• Perceptual disturbances are frequently observed in patients with DLB

  • Patients with DLB have parkinsonian motor symptoms, such as cog wheeling, shuffling gait, stiff movements, and reduced arm swing during walking.



“Acute confusional state”

  • “Acute confusional state”

  • “Acute brain failure”

  • “Sundowning”

  • “Encephalopathy”

  • “ICU psychosis”



Powerful prognostic marker associated with in-hospital and long term mortality

  • Powerful prognostic marker associated with in-hospital and long term mortality

  • Increased mortality risk in patients who are discharged home from ED with delirium

  • Poses a significant threat to the quality of life

  • Costs more that $100 billion in direct and indirect charges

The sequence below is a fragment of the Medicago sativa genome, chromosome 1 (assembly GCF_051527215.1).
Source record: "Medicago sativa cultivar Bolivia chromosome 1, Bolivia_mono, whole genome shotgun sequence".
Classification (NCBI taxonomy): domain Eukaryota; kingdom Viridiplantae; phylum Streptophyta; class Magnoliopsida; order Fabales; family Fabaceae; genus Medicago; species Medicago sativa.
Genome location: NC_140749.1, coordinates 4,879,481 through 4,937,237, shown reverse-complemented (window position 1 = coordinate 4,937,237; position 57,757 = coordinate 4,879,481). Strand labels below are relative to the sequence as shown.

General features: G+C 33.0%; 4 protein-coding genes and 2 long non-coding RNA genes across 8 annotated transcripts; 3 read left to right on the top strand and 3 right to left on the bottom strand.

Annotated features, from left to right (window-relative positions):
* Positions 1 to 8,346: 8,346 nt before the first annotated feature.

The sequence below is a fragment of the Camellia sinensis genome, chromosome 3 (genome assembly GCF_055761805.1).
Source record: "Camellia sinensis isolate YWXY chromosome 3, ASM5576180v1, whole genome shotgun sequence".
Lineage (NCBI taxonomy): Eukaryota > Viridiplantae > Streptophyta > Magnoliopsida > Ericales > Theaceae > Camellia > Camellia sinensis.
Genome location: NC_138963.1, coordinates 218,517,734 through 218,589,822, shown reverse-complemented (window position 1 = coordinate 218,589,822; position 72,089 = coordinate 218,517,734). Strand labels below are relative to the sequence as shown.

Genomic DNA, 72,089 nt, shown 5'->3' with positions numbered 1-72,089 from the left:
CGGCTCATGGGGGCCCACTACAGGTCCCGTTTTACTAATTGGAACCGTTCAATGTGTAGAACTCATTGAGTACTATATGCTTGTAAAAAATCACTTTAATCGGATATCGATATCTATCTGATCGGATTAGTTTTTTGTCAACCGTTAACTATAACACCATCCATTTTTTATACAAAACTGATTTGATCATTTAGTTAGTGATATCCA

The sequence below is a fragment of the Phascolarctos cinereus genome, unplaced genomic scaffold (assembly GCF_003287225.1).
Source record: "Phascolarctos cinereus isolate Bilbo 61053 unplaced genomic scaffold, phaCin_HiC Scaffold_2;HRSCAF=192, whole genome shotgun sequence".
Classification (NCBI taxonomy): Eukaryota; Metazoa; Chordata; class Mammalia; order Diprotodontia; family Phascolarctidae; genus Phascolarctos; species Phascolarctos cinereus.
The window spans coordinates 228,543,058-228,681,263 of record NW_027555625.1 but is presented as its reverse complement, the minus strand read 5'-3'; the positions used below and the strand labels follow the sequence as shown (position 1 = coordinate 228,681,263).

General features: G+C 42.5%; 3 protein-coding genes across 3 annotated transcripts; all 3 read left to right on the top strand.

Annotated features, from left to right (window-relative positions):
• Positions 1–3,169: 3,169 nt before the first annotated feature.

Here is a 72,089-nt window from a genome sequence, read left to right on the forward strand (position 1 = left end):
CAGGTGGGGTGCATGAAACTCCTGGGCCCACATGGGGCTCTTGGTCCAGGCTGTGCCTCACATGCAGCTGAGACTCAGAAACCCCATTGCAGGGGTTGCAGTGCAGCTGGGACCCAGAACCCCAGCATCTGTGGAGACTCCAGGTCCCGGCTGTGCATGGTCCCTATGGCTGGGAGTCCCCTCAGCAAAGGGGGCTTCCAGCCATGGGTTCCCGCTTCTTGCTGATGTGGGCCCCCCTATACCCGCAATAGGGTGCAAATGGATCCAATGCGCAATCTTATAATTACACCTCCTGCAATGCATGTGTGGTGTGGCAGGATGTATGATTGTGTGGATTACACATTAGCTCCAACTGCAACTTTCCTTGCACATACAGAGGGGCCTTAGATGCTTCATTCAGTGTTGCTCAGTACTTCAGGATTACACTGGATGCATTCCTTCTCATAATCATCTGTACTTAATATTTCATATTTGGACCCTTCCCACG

DSM-IV-TR

  • DSM-IV-TR

    • Disturbance of consciousness with reduced ability to focus, sustain, or shift attention.
    • A change in cognition or the development of a perceptual disturbance that is not better accounted for by a preexisting, established, or evolving dementia.
    • The disturbance develops over a short period of time and tends to fluctuate during the course of the day.
    • There is evidence from the history, physical examination, or laboratory findings that the disturbance is caused by the direct physiological consequences of a general medical condition.


Acute onset

  • Acute onset

  • Fluctuating course

  • Inattention

  • Disorganized thinking

  • Altered level of consciousness



Hyperactive

  • Hyperactive

    • Agitation, combativeness, restlessness, hallucinations
    • Easiest to recognize (loud, disruptive patients)
  • Hypoactive

    • Depressed, sedated, somnolent and even lethargic
    • More likely to go unrecognized (“good patients”)
  • Mixed

    • Features of both hypo and hyperactive delirium


Can be split into two categories

  • Can be split into two categories

    • Predisposing factors
      • “Pre-hospitalization”